He prefers the “patch burn” method which only involves specific parts of a given pasture within the ranch by rotation, although he always tries to start a fire on every acre at least every five years, if possible. “Our largest pastures are about 4,000 acres, and the smallest is 1,200 acres, which we divide into a pair of 600 and alternate burns there,” he explains. “We usually start burning in April and continue until early summer. I want some green growth to start before we burn.”
By burning smaller sections of pasture, Koger says the “resting” areas develop a higher level of plant diversity and populations. Grasses two to three years after a burn become thicker and provide more cover for wildlife and winter fodder for livestock. “When you burn entire pastures, you can harm wildlife,” he says. “When we were doing that, we found a number of turtle shells after a fire. Now that we are burning smaller areas at a time, we rarely see this sort of thing.
“When you leave an adjacent pasture to rest, quails, prairie chickens and turkeys have access to shelter from predators where you have stopped burning. Like cattle, they also prefer to feed on nearby scorched areas when the grasses start their growth spurt. With this growth comes populations of insects, food for highland birds. “
Koger says he’s learning more about patch burning tactics and how to use smaller fires to seed his pastures. “Over the years, we have noticed that after a fire, a lead plant, a legume of the prairies, flourished. We also noticed that yearlings didn’t touch it, but mature cows ate it easily, ”he explains. “So now we’re coordinating fire plans and storage decisions to ensure the main plant rests for several years between grazing and burning. “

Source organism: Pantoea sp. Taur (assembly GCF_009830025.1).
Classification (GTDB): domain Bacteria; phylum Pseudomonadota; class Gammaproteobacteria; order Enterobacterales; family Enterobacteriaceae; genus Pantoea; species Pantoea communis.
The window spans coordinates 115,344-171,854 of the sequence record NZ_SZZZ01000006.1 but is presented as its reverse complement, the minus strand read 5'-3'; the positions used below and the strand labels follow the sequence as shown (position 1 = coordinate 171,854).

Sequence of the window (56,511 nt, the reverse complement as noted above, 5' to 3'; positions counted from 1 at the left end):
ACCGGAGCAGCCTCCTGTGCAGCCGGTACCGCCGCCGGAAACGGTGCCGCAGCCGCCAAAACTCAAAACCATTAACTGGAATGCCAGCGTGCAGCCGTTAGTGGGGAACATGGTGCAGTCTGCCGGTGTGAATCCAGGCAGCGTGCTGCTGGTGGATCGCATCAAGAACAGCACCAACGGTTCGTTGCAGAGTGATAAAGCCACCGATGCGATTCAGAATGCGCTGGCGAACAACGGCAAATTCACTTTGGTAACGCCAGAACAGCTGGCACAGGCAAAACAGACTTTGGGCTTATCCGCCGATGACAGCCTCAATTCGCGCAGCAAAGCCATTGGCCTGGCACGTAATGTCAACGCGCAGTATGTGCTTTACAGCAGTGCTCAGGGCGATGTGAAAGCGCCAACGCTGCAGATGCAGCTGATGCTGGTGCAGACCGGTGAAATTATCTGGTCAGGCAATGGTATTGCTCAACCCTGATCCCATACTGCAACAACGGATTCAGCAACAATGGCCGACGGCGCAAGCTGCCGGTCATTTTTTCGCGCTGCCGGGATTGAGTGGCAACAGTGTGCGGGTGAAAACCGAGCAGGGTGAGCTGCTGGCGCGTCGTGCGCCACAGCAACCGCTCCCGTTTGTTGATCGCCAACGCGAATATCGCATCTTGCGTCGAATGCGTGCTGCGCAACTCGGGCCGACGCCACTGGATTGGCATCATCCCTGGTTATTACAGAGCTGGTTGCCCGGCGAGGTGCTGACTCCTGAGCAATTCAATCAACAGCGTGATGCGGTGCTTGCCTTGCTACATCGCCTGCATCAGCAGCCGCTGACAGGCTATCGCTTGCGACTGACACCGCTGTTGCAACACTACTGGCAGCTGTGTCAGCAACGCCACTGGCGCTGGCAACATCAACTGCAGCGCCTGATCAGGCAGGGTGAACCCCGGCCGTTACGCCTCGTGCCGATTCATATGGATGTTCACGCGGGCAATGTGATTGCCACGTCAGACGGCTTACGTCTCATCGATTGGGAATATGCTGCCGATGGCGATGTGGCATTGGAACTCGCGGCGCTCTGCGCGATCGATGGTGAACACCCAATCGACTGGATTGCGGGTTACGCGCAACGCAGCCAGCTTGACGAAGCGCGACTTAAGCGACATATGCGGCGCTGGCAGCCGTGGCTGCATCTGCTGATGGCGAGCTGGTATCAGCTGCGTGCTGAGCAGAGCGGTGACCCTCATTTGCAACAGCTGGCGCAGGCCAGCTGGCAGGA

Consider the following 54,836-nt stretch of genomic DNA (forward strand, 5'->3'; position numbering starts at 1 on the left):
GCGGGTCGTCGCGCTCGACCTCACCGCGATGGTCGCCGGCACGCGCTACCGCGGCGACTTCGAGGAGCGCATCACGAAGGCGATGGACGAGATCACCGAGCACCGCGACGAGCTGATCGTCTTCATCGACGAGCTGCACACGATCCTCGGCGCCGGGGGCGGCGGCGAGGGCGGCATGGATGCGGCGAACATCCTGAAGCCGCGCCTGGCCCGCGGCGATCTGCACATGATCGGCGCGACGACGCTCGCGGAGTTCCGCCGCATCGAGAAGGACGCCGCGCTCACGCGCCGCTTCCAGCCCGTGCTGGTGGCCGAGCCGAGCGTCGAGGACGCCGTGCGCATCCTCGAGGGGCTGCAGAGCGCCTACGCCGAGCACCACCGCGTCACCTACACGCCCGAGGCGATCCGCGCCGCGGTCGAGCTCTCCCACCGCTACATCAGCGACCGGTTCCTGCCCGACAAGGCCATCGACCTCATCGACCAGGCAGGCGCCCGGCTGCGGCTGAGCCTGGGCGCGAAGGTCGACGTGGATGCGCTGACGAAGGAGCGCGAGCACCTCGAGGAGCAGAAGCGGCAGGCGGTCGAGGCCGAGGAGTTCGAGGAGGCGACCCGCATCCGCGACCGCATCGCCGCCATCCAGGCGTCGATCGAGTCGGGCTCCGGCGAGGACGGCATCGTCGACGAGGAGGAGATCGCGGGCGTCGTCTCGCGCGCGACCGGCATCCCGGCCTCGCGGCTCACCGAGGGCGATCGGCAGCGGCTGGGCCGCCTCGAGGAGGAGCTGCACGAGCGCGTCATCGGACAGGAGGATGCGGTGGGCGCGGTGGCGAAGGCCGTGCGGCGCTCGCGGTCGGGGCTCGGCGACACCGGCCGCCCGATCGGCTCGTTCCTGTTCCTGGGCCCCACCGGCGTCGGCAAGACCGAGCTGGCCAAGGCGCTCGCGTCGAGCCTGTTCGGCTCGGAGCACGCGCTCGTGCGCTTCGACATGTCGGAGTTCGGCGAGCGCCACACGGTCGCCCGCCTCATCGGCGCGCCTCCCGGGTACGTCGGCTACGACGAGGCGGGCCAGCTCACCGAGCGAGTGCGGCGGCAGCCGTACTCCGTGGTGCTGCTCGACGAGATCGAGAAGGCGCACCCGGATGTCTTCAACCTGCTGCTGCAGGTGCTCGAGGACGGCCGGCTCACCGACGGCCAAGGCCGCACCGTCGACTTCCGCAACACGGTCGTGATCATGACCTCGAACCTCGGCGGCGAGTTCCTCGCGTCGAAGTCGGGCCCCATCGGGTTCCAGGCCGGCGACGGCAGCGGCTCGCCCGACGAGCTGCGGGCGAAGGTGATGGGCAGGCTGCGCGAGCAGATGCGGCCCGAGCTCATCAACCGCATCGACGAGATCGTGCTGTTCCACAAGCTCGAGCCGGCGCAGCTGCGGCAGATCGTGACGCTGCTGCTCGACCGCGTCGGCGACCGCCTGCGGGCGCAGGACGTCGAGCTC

The Koger Prescribed Burn has been a mainstay of Hashknife management since 1977. The results include many things in addition to improved livestock performance. “We have seen better breeder percentages and better weaning weights as we progress. And, a pen of 300 of our cattle in the feedlot will consistently be rated 100% Prime or Choice, so we’re doing something right, ”he says. “A telltale sign that cattle prefer burnt pastures is that we will typically find them on burnt acres 80% of the time.”
The lack of windmills and water tanks on the Hashknife Ranch is not so obvious.
“This ranch had a lot of windmills,” Koger explains. “We don’t need it anymore now that we’ve got rid of the cedars. We have gradually noticed more running water on the ranch as the springs reappeared with the restored natural water table. The ranch now has a lot of draws with it. cattail stands and wetlands that weren’t there before we started to burn. “
The diverse plant and bird populations have benefited from Koger’s rotational plate burning practices. In a recent Kansas State University ranch inventory in conjunction with the Lesser Prairie-Chicken Initiative, the Hashknife Ranch is home to 125 species of birds, 58 species of grasses, and nearly 150 species of herbaceous plants, which also represent 30 to 40 % of livestock feed.
Quail numbers also benefit from Koger’s management. Overall numbers on the ranch have remained stable, with a mix of 50-50 birds carried over from “new outbreaks” over the past 10 years. “I think the habitat of the old pastures next to the burnt pastures is responsible for our constant numbers of quails,” he says. “I clean a lot of quail for the customers, and even during the cold part of the quail season, we see that they still eat a lot of insects.”
The Hashknife Ranch has been welcoming deer, quail and wild turkey hunters for 19 years. Hundreds of Rio Grande turkeys thrive on the burnt pastures, and Koger estimates the ranch is home to over 300 Little Prairie Chickens, up from a few birds in the mid-1980s. our cattle business is also very good for wildlife. We have cultivated an enviable presence of well-fed and developed whitetail deer.
Over the years, several of Koger’s neighbors have started running their ranches by fire in Kiowa, Comanche, and Barber counties southwest of Pratt, Kansas. Last year, the region saw 28,000 acres of grassland treated with controlled burns. The widespread use of controlled burns has also slowed the spread of forest fires.
Asked about the local public’s perception of frequent controlled burns, Koger pulled out his smartphone and played a recording of a local emergency dispatcher calling to alert his crews of an impending wind change in the area of a burn. In progress. “It’s good communication anyway, you look at it,” he smiles. “The people who live in this area for the most part respect the prairies and know that we have to burn to take care of them. “
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